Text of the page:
Retailers need to get creative in getting potential customers to see the value in creating a comfortable environment for watching their latest Netflix selection.
A Pricing Conundrum
Average annual household spending on furniture peaked in 2005 at a little north of $450. Even before the recession, when such spending bottomed out at under $350 a year, that figure was in rapid decline, dropping under $400 by 2008. By 2012, the last year for which we have an average figure, annual household spending on furniture remained a little below $400.
Retailers still rely on “lower pricing” as a way to drive traffic, but that tactic hasn’t had much effect on overall volume. And it’s killing margins. In 1983, the Consumer Price Index for all items, furniture, new cars and housing was roughly the same at around 100. By this year, “all items” and “housing” were hovering around 230, “new cars” just under 150. “Furniture”? It was around 120.
This year, consumer prices for furniture fell 1.9 percent. It also hasn’t helped that the United States has moved toward a service economy. Personal expenditures for services, motor vehicles, non-durables, and furniture and equipment were not far apart from one other in pricing shifts. By 2012, services accounted for close to $8 trillion in personal expenditures, while furniture and bedding has essentially flat-lined in comparison. It’s no wonder there’s a problem with household expenditures on our products.
Retailers who’ve decided to compete purely on price as the motivating factor for their shoppers in the coming year will be forced even more than usual to watch costs and trim inefficiency in order to have any hope of maintaining margins at levels sufficient for making their business sustainable.
Confidence Remains a Problem
Home Furnishings Business projects unemployment under 7 percent by the end of the year. That indicator is moving in the right direction, but not enough to drive business to the furniture industry.
And while jobs are being added the number of people not in the labor force will grow as Baby Boomers retire. That will be a factor for another decade or so. Coupled with the slowness of economic recovery, the impact another round of Washington brinksmanship on consumer confidence could put a damper on industry performance the first half of the year.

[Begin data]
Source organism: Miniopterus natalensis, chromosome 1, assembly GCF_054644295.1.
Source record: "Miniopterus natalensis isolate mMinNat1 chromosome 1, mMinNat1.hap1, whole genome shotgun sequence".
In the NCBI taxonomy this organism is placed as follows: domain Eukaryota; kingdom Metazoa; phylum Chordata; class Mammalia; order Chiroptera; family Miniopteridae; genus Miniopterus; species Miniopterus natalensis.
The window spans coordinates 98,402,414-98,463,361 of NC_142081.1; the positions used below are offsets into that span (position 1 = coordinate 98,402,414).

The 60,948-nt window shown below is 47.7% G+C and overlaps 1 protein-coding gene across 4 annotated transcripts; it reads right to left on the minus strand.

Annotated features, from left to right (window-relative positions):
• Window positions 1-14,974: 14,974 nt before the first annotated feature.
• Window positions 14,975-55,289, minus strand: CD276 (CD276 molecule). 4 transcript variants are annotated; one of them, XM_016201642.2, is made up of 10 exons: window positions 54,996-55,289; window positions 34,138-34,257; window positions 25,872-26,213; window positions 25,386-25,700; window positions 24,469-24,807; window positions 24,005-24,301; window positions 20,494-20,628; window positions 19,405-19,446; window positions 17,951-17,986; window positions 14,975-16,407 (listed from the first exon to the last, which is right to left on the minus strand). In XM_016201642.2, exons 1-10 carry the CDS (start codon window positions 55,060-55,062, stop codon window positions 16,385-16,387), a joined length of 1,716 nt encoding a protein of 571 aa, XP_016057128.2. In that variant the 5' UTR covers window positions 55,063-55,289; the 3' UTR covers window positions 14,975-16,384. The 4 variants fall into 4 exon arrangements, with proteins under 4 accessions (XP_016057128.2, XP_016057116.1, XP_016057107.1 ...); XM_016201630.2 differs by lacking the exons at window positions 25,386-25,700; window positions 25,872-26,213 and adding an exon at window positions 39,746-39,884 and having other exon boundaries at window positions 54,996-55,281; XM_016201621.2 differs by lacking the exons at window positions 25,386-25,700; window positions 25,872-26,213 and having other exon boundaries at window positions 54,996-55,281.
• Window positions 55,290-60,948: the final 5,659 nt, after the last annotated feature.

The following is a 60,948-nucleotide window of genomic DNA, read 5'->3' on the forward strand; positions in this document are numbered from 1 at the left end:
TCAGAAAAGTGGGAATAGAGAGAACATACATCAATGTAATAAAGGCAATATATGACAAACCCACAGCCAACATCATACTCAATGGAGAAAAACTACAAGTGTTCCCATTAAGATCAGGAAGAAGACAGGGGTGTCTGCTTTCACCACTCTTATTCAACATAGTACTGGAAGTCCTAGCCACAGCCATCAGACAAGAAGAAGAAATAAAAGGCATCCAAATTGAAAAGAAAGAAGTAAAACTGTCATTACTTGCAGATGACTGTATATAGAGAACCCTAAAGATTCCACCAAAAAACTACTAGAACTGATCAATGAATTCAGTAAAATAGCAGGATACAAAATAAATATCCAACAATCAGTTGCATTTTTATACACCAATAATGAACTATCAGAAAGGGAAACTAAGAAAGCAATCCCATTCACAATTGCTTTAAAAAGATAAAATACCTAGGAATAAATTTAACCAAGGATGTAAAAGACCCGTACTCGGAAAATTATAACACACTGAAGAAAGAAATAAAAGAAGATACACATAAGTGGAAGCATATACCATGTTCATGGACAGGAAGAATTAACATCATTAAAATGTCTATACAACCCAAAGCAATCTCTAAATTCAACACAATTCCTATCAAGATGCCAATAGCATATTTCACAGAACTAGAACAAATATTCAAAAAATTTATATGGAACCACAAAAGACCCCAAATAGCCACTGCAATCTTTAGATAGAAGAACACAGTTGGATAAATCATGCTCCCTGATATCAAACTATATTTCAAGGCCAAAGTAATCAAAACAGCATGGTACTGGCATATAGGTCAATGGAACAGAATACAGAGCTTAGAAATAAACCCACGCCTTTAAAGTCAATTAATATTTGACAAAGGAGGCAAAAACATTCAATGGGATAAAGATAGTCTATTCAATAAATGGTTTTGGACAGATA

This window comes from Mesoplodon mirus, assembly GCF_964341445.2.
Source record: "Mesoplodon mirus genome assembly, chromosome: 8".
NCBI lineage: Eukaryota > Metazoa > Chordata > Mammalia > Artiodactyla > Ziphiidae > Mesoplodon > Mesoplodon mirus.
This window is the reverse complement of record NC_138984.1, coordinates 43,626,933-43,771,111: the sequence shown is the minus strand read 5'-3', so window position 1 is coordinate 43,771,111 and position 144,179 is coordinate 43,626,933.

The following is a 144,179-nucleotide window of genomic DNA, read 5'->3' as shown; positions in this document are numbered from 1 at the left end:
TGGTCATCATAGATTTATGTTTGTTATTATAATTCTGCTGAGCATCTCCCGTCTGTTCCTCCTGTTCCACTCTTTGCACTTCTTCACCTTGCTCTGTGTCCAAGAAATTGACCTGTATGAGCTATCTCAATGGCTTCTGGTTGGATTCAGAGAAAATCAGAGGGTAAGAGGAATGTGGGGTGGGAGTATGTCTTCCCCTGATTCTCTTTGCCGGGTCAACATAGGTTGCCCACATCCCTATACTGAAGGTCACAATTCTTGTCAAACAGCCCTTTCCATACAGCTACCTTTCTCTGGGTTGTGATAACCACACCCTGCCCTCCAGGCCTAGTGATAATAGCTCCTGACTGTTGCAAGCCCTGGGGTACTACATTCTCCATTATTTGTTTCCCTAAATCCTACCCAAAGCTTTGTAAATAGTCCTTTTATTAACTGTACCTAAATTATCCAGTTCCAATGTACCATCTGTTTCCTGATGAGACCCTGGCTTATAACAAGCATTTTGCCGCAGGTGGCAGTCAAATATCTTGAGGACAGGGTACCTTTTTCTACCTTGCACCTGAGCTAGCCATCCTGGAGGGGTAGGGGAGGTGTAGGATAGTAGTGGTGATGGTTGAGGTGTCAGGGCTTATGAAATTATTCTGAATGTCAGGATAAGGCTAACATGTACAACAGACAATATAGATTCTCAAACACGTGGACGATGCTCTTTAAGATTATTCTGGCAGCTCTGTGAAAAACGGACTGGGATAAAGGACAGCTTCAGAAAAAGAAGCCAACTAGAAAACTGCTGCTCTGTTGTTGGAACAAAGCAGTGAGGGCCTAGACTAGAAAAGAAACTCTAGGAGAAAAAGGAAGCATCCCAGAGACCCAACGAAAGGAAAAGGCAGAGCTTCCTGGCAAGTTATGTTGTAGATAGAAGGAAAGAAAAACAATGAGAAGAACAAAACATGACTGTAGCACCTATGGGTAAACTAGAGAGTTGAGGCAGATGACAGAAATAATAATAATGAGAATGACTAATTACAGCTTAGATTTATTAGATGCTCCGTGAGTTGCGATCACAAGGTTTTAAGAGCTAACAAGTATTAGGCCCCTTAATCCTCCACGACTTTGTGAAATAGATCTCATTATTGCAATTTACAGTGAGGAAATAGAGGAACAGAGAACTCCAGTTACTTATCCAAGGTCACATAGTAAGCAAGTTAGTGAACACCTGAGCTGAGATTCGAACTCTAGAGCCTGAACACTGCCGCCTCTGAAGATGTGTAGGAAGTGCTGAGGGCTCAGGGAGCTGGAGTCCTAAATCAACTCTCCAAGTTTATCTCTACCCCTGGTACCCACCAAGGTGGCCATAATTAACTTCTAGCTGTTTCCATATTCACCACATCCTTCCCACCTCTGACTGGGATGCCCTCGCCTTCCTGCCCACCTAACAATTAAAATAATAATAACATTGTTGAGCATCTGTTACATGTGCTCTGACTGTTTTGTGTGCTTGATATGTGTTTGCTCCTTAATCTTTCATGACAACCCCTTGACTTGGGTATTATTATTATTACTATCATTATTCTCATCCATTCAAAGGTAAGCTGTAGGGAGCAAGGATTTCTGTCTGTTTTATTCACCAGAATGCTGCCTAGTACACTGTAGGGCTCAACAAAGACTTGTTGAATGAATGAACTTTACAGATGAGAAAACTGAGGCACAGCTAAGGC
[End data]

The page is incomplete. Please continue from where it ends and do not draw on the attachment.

Housing continues to improve, both in sales and new starts, but gradually. Home improvements are an area where furniture retailers might think about grabbing some consumer mindshare. Those were climbing steadily before the recession, and the downturn’s effect on people’s ability to sell their home kept that an area where they spent money. Retailers could get into the consumer’s thought process early by cross marketing with local home improvement specialists.
The Right Attitude
Whatever else is going on in the world around furniture, Epperson said retailers had best project confidence if they want to increase their business in the coming year.
“I’d take a look at my store and make sure I’m in recovery mode and not hunkered down in a recession mentality,” he said. “More people are moving, and that means more bedroom, more mattress sales. And there’s no reason furniture stores shouldn’t be getting ready for the holidays.”
A number of retailers are making moves—our newsletters are once again reporting on more store openings than closings; new store concepts; and special events that get people in the store and make it part of the community, and get employees excited.
“We’ve been so shell-shocked for so long, people keep acting as if the world has ended We have factories that are expanding, and we haven’t seen that in a while,” Epperson said. “A big part of what we’re doing involves getting over the recession mentality.” HFB
Who’s Hot, Who’s Not?
Forecast is for low single digit increases – Individual results may vary.
While Home Furnishings Business forecasts furniture and bedding sales to rise 2.4 percent next year, it’s important to note significant variance could occur depending on the size of your market. Bottom line overall? The larger your market, the larger your chance is to meet or outperform the industry overall in terms of percentage sales increases.